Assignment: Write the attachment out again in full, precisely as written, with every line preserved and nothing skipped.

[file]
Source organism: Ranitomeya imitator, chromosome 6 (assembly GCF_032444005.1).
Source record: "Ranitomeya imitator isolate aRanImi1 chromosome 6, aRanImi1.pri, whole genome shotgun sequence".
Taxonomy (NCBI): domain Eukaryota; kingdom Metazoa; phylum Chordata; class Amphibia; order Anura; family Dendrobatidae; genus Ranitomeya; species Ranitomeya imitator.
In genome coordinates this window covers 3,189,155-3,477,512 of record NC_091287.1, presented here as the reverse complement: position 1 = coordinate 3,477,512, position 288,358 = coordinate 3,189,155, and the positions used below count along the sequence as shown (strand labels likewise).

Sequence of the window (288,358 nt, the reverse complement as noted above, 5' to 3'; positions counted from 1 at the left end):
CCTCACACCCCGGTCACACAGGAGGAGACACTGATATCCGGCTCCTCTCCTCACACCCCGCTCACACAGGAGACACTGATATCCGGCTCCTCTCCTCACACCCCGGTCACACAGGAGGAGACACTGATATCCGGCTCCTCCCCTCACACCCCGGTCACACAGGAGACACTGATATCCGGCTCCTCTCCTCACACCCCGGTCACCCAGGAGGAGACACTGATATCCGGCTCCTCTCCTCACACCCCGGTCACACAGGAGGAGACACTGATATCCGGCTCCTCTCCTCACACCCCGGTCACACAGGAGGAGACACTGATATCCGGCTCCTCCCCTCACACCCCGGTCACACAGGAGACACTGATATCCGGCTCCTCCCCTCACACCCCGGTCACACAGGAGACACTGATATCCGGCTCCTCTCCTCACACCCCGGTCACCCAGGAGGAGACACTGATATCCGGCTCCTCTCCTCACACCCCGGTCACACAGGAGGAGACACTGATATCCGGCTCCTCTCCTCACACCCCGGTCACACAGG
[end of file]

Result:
Source organism: Ranitomeya imitator, chromosome 6 (assembly GCF_032444005.1).
Source record: "Ranitomeya imitator isolate aRanImi1 chromosome 6, aRanImi1.pri, whole genome shotgun sequence".
Taxonomy (NCBI): domain Eukaryota; kingdom Metazoa; phylum Chordata; class Amphibia; order Anura; family Dendrobatidae; genus Ranitomeya; species Ranitomeya imitator.
In genome coordinates this window covers 3,189,155-3,477,512 of record NC_091287.1, presented here as the reverse complement: position 1 = coordinate 3,477,512, position 288,358 = coordinate 3,189,155, and the positions used below count along the sequence as shown (strand labels likewise).

Sequence of the window (288,358 nt, the reverse complement as noted above, 5' to 3'; positions counted from 1 at the left end):
CCTCACACCCCGGTCACACAGGAGGAGACACTGATATCCGGCTCCTCTCCTCACACCCCGCTCACACAGGAGACACTGATATCCGGCTCCTCTCCTCACACCCCGGTCACACAGGAGGAGACACTGATATCCGGCTCCTCCCCTCACACCCCGGTCACACAGGAGACACTGATATCCGGCTCCTCTCCTCACACCCCGGTCACCCAGGAGGAGACACTGATATCCGGCTCCTCTCCTCACACCCCGGTCACACAGGAGGAGACACTGATATCCGGCTCCTCTCCTCACACCCCGGTCACACAGGAGGAGACACTGATATCCGGCTCCTCCCCTCACACCCCGGTCACACAGGAGACACTGATATCCGGCTCCTCCCCTCACACCCCGGTCACACAGGAGACACTGATATCCGGCTCCTCTCCTCACACCCCGGTCACCCAGGAGGAGACACTGATATCCGGCTCCTCTCCTCACACCCCGGTCACACAGGAGGAGACACTGATATCCGGCTCCTCTCCTCACACCCCGGTCACACAGG